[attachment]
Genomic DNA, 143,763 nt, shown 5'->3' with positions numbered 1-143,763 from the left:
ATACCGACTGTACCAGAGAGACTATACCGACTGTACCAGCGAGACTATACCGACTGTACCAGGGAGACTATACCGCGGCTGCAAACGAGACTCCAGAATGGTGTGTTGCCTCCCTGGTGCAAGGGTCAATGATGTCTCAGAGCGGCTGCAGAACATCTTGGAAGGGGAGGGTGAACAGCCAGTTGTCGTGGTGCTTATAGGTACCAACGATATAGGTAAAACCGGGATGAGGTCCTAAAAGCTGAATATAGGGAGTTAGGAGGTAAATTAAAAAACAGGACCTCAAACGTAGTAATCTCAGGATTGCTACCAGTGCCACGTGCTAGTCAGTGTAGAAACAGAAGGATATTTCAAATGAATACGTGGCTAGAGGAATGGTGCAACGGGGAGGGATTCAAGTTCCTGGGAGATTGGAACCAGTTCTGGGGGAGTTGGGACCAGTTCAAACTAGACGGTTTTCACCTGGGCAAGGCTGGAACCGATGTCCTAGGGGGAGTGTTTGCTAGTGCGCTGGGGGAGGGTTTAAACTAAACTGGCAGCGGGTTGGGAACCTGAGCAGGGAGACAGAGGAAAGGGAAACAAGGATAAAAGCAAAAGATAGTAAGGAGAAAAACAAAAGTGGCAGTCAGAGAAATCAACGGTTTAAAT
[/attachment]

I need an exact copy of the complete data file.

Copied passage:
Genomic DNA, 143,763 nt, shown 5'->3' with positions numbered 1-143,763 from the left:
ATACCGACTGTACCAGAGAGACTATACCGACTGTACCAGCGAGACTATACCGACTGTACCAGGGAGACTATACCGCGGCTGCAAACGAGACTCCAGAATGGTGTGTTGCCTCCCTGGTGCAAGGGTCAATGATGTCTCAGAGCGGCTGCAGAACATCTTGGAAGGGGAGGGTGAACAGCCAGTTGTCGTGGTGCTTATAGGTACCAACGATATAGGTAAAACCGGGATGAGGTCCTAAAAGCTGAATATAGGGAGTTAGGAGGTAAATTAAAAAACAGGACCTCAAACGTAGTAATCTCAGGATTGCTACCAGTGCCACGTGCTAGTCAGTGTAGAAACAGAAGGATATTTCAAATGAATACGTGGCTAGAGGAATGGTGCAACGGGGAGGGATTCAAGTTCCTGGGAGATTGGAACCAGTTCTGGGGGAGTTGGGACCAGTTCAAACTAGACGGTTTTCACCTGGGCAAGGCTGGAACCGATGTCCTAGGGGGAGTGTTTGCTAGTGCGCTGGGGGAGGGTTTAAACTAAACTGGCAGCGGGTTGGGAACCTGAGCAGGGAGACAGAGGAAAGGGAAACAAGGATAAAAGCAAAAGATAGTAAGGAGAAAAACAAAAGTGGCAGTCAGAGAAATCAACGGTTTAAAT